My late mom Huena Carter (nee MacIsaac) was a singing machine.
| MY DAD THE GROUPIE:
Huena sang. All. The. Time.
She had a pretty voice, too. Probably soprano. She wasn't trained, and I don't recall her, like, you know, ever belting it out. Huena simply sang just loudly enough that anybody within 15 feet of her could hear.
But she sang all the time.
Huena sang as she baked gingerbread cookies; she sang when she threaded sheets and other laundry through the wringer washer; when she rocked babies. And probably as she was knitting her trademark ambidextrous mittens, which of course could be worn on either hand.
Seems to me Huena sang as much as she talked
I also know that after she left her home in Cape Breton in Nova Scotia and migrated as a single woman to the city of Sudbury to study nursing, she sang to fight off loneliness. I know that because for a few years near the end of her life, she kept a sort of a diary, in a notebook my wife Helena bought for her and in which Huena made mention of that very fact.
At one point in the early 1940s some officious hospital supervisor told Huena that if she insisted on singing while at work she'd be sent home and wouldn't be able to finish school. Singing in the hospital, he said, was just wrong.
Happily, Huena reported, a local physician who I figure probably had a crush on her, came to Huena's rescue and defended her right to sing.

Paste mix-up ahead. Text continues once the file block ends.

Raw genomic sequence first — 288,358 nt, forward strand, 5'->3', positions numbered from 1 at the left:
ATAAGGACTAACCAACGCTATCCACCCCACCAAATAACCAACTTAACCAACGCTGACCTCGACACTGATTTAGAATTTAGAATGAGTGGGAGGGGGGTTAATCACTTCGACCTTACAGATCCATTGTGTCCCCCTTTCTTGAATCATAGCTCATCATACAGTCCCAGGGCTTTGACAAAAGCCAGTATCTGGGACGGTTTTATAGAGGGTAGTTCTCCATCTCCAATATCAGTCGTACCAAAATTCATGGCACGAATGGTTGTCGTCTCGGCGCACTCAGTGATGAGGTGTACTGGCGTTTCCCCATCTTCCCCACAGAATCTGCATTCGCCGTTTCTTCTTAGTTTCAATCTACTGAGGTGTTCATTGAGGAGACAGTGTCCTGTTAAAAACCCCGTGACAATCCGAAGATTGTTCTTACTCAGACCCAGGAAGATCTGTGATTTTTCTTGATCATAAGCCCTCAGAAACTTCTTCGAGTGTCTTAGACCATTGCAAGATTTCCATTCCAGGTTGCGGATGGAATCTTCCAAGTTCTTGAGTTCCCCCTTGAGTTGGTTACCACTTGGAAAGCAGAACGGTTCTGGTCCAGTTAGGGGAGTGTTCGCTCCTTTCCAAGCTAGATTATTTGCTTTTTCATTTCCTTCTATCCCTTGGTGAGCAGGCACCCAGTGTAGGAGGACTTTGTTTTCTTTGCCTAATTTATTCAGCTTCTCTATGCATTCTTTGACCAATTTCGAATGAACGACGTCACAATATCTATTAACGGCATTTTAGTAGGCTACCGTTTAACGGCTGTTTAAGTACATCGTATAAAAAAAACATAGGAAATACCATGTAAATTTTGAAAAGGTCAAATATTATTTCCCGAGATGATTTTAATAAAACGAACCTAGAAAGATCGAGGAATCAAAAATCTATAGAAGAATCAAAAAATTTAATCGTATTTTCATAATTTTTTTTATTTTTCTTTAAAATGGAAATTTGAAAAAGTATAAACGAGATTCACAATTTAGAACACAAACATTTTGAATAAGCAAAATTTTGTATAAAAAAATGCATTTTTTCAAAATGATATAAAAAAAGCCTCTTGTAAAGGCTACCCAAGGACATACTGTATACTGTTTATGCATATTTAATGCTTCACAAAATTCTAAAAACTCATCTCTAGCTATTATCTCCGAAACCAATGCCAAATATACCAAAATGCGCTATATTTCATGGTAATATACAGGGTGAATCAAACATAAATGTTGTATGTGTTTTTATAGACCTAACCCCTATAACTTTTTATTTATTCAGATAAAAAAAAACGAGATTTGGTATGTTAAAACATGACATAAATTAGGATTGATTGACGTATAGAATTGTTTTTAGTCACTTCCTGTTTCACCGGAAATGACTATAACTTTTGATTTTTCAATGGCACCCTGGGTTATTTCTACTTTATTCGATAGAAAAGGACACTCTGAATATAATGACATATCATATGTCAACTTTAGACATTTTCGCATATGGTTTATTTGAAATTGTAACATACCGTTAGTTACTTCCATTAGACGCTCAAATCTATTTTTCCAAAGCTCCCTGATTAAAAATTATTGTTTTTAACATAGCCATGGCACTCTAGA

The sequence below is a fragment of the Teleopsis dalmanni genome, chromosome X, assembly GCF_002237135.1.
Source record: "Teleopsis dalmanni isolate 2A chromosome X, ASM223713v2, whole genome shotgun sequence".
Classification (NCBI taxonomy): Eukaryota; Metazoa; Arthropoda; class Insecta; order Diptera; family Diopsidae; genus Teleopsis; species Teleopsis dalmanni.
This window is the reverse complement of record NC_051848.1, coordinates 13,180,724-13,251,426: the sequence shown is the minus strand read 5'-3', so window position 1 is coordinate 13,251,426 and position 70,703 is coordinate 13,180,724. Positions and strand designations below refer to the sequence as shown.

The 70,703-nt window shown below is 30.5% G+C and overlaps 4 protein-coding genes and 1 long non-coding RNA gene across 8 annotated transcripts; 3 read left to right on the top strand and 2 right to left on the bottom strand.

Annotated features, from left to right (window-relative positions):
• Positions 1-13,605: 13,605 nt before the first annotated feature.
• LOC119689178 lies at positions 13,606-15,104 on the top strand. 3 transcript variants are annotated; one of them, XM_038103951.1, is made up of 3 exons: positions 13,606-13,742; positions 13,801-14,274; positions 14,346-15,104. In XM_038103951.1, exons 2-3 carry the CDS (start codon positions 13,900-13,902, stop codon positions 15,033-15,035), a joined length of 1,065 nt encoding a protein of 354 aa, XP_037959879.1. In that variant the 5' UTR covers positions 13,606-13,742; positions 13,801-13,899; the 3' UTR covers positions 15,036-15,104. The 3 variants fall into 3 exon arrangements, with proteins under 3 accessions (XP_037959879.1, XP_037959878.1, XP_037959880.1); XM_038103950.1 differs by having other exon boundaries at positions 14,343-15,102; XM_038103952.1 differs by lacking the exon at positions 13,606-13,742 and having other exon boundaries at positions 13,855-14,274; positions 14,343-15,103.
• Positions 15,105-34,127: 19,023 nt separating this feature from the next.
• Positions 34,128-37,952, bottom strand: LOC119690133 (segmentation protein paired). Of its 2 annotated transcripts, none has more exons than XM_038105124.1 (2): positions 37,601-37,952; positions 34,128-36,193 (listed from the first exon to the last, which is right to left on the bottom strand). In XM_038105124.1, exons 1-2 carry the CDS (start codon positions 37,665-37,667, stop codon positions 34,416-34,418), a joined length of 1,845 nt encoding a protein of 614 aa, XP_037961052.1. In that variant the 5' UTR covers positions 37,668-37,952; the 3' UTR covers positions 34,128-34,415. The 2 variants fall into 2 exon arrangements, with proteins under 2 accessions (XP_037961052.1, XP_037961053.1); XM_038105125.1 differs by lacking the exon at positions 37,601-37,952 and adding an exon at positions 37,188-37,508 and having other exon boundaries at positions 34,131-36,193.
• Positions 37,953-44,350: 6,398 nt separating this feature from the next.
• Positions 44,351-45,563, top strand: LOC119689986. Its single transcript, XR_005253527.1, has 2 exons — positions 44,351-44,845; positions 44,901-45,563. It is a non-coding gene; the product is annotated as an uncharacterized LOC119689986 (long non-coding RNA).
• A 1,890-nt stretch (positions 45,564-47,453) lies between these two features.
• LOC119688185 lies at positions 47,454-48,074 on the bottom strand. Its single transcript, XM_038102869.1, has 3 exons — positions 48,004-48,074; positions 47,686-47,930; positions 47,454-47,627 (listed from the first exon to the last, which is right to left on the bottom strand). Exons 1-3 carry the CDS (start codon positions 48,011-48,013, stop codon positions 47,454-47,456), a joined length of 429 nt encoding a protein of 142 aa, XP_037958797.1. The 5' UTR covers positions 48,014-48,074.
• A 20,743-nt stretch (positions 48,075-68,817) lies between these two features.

She sang on.
Her repertoire was vast and ribald. And she adapted her favourites.
To wit: In Nat King Cole's hands, the song Honey went like this:
"I'm in love with you, Honey,
Say you love me too, Honey
No one else will do, Honey,
Seems funny but it's true.
"Loved you from the start, Honey'
Bless your little heart Honey,
Every day would be so sunny,
Honey, with you"
Here's Huena's rendition, which I like a heck of a lot more:
"I'm in love with you, Peter
Say you love me, too, Peter
No one else will do, Peter
Seems funny but it's true.
"Loved you from the start, Peter
Bless your little heart, Peter
Every day would seem much sweeter,
Peter, with you."
Speaking of, another of her favourites, she didn't have to adapt. Eddie my Love was made to order for my older brother. "Eddie my love, I love you only only.."
Another Huena hit? A delightful item about a soldier with a severe stutter. Goes something like this:
You're the only g-g-g-girl
That I adore.
"When the m-moon shines
Over the c-cowshed
I'll be waiting for you by the k-kitchen door."
Remind me to ask my wife, a speech and language pathologist, if she finds that one as much fun as I do.
Many of mom's go-to's were old Scottish ballads like Donald where's your Troosers?
"Let the wind blow high let the wind blow low, through the streets in my kilt I'll go;
All the lassies say 'helllooo' Donald where's your troosers?"
I'm thinking my eldest brother Pat named his youngest son Donald only so he'd get to hear Huena do that one.
What's really important is that when I needed all those lyrics for the purpose of this blog, they were right there where I needed them at the forefront of my brain. I started writing this about half an hour ago. Not one lyric did I have to look up.
My singing mom engraved lyrics to Wild Colonial Boy and Bell Bottom Trousers in our brains right beside the words to the Our Father and the St. Clement's church Sunday Mass schedule. (9:00 a.m., 10:30, noon. If you slept in past noon you'd have to go to a suppertime French mass up at St. Eugene's.)
Sometimes I think my mom had so many kids just so she could come up with songs for each one of us.
Then again I'm such a slave to science I recognize that one of the reasons Huena had so many kids was that my equally Catholic dad Tom really liked when Huena sang.